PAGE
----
Silence seems so stunted, so closed-off; little more than a joint-mortgage life sentence. No wonder the typical US couple has sex fewer than twice per month and for less than eight minutes per session.

But when you start to talk to your partner and discover that not only are they interested in hearing your fantasies but they also have some of their own, you engender trust and you increase your mutual comprehension.

It also increases your ability to empathize and negotiate. Life isn’t always fair or kind, so one person may want to dress up as a French poodle and be led around the house on a leash while the other wants to be tied to the bed, spanked, and given a very thorough fucking. Sexual compatibility isn’t guaranteed, but with a bit of goodwill there’s often the opportunity to find mutually enjoyable activities beyond the usual missionary-position-on-Saturday-night-if-we’re-not-too-tired routine. Sometimes a duct-taped hamster is the perfect ice-breaker.

When we consciously co-create our sexual adventures, eroticism begins to permeate the rest of our lives. Some racy text messages or a naughty post-it note left on the fridge can spice up a whole morning that otherwise would be tedium incarnate. And with smartphones now ubiquitous, a fifteen-second video clip of your partner masturbating or wearing something provocative could be deliciously arousing.

The point is: once you know each other more fully you’ll have a better idea of what will be a turn-on for you both.

Kink also lets us expand our boundaries. I knew a woman who fantasized intensely about being tied and whipped, yet naturally she was afraid of the pain that realizing her fantasy could entail. So we started very gently, having previously discussed what we were going to do and having a clear way to stop the action at any time.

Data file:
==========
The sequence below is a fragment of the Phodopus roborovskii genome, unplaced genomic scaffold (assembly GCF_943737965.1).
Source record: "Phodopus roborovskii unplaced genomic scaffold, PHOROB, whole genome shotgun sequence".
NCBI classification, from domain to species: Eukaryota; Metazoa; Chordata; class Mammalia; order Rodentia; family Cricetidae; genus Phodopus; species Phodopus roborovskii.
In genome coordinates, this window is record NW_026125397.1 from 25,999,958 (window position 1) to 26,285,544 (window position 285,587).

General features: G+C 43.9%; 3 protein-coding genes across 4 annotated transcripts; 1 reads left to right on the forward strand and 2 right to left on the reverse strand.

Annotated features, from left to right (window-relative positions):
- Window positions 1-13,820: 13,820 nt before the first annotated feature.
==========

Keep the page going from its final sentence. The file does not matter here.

As it happened, about ten minutes into the things she discovered the combination of trepidation and pain-induced endorphin rush was irresistible and wanted more. By the end of that initial session she was begging to be whipped more forcefully. Being somewhat experienced in these matters, I increased the intensity just enough to allow her to expand her previous boundary but kept things well within safe limits. The result: she was delighted by her first foray into mild kink and looked forward to exploring further in the days and weeks ahead.

In this tiny vignette we see some key components: mutual respect, open and honest discussion, agreement on a particular type of activity, the trust necessary to go from discussion to action, building in the requisite safety, a gradual build-up, and finally significant erotic pleasure.

None of these things can occur without a mutual willingness to engage. It’s easy for one partner to sabotage the entire attempt with an ill-chosen word or an action that breaches trust. It’s easy for one person to signal disgust or contempt or simply disapproval. Let’s be honest: it’s always easier in any walk of life to destroy than to create.

But is that who we want to be?

Don’t we want to be people our hamster can admire?

NOTE: for those who may be concerned, no conceptual hamsters were harmed during the writing of this piece.